Jurors in craigslist killer case deliberating whether Richard Beasley lives or dies

AKRON, Ohio - Jurors are now deliberating the fate of craigslist killer Richard Beasley, deciding whether he will live or die.

The jury got the case around 2:30 p.m. after closing arguments wrapped up.

The jury of eight men and four women must decide if Beasley should get the death penalty or go to prison for life with or without the possibility of parole.

Defense attorneys tried convincing the panel of reasons for sparing Beasley's life. During opening statements of the penalty phase, Beasley's attorney, Larry Whitney, told the jury that witnesses, including his mother, will testify that Beasley had an abusive childhood.

"There was physical abuse. There was psychological abuse… it went on, and on and on," Whitney said.
Whitney said that mitigating factors, including "disorganized attachment," outweigh the aggravated circumstances, and therefore, Beasley should not get a death sentence.

But prosecutors argued the brutal murders committed against three men deserve the ultimate price.

"They were easy targets because they were three men trying to make better lives for themselves," said Assistant County Prosecutor Jon Baumoel.

Beasley's mother, Carol, took the witness stand Wednesday morning.

"I love Richard with all my heart," she said.

Carol testified that she was physically abused by her second husband and that he was abusive towards Richard.

Carol said the adoptive father became furious and attacked Richard when he was 3-years-old because he was riding a tricycle in the house.

"He didn't stop quick enough and he took an extension cord and whipped him with it. It left marks on his legs," Carol testified.

Carol said Beasley also disclosed within the last year that he was sexually abused as a child by other boys.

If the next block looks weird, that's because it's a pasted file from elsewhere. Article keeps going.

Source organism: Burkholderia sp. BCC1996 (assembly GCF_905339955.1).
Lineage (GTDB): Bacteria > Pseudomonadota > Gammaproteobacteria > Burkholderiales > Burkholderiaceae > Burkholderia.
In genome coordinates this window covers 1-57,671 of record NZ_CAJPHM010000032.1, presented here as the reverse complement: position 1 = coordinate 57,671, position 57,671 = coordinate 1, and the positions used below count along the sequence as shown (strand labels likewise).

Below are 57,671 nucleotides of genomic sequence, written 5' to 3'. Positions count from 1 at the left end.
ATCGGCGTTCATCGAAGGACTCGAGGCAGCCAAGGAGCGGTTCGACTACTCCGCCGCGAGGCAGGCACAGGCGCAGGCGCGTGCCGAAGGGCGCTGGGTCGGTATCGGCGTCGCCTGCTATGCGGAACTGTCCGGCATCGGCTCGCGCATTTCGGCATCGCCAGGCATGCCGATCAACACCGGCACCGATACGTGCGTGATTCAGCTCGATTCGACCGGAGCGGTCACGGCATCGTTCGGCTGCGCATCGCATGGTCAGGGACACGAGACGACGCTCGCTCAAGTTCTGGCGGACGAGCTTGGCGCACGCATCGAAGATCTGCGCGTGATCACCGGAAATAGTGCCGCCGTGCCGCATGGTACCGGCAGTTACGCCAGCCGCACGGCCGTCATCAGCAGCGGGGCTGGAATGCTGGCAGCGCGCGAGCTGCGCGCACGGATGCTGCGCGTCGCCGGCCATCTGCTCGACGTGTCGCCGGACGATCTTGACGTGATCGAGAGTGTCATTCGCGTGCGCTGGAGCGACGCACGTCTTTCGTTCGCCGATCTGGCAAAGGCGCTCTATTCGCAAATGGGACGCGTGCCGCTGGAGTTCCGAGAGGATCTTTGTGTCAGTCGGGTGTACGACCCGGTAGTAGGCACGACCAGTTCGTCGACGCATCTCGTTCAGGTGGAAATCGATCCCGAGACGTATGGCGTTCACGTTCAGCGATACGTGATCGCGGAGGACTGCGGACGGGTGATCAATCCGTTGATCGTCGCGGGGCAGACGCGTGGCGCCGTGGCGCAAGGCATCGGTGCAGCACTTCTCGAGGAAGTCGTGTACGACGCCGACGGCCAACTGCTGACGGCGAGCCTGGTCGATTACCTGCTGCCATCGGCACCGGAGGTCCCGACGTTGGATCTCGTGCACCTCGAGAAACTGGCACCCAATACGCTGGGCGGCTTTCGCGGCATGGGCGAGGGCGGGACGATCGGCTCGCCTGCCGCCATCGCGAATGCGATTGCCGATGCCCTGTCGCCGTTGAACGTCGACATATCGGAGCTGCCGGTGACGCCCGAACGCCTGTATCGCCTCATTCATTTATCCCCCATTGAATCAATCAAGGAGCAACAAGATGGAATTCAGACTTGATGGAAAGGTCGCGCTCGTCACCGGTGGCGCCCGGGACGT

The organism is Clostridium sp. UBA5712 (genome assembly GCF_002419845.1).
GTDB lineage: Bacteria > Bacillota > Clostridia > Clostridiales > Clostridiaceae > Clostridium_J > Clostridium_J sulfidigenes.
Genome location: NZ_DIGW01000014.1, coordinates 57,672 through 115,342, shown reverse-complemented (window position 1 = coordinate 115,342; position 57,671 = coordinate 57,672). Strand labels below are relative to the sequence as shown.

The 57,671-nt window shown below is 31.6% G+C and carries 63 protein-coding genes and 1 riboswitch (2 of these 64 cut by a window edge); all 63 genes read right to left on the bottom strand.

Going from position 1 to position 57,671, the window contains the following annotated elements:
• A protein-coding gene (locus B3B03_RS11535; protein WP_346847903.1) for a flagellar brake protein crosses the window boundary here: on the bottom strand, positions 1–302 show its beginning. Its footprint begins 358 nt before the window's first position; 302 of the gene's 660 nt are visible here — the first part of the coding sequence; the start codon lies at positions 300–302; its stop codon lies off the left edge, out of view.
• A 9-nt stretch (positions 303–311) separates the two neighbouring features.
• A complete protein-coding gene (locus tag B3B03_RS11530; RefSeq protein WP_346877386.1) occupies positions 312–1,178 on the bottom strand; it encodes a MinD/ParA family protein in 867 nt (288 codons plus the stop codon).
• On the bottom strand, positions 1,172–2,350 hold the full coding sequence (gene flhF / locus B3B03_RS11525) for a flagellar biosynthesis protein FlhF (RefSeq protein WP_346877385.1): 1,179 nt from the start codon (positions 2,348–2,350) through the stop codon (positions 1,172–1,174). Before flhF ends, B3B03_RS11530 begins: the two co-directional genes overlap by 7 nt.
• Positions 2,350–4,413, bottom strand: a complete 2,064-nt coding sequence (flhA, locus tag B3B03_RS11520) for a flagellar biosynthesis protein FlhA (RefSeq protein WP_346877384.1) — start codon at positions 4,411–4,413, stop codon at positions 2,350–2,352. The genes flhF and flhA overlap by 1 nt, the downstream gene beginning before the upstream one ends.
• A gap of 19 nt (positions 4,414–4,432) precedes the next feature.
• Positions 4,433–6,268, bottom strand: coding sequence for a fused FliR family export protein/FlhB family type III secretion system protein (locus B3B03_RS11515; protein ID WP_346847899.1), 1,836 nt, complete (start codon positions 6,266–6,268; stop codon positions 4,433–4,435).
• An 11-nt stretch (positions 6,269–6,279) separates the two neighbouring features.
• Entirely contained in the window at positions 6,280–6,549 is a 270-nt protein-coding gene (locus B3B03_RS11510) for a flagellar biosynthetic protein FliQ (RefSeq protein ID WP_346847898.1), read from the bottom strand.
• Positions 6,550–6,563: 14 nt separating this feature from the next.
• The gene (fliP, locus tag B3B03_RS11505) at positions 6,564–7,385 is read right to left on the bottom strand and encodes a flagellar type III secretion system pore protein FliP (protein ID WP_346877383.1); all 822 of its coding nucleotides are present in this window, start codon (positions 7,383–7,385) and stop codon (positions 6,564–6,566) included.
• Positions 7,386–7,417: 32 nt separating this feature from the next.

Dr. John Matthew Fabian evaluated Beasley and testified that he has a combination personality disorder.

"One would be narcissistic personality traits and one would be anti-social personality treats," Dr. Fabian said.

But Fabian also acknowledged that Beasley's IQ is 115, which is high average.

During closing arguments, prosecutor Paul Scarsella, with the Ohio Attorney General's Office, said, "If you honestly, truly look at the evidence and follow the law, there is only one verdict and that's a death verdict."

Beasley's defense attorney told jurors to consider the abuse his client suffered as a child.

"That wasn't Richard Beasley's fault and I think it's a valid consideration in determining whether he should live or die," said Whitney.

Last week, a jury found Beasley guilty on all 26 counts, including multiple charges of aggravated murder.

Beasley lured men, down on their luck, through a craigslist ad that promised a job
as a caretaker on a large farm in Noble County.

Ralph Geiger, of Akron, and David Pauley, of Va., were shot and buried in shallow graves in a wooded area in Caldwell, Ohio.

Timothy Kern, of Massillon, was shot and buried in a similar grave behind Rolling Acres Mall in Akron.

A fourth man, Scott Davis, of S.C., was shot by Beasley in Noble County, but he escaped and was a key witness against Beasley during the trial.

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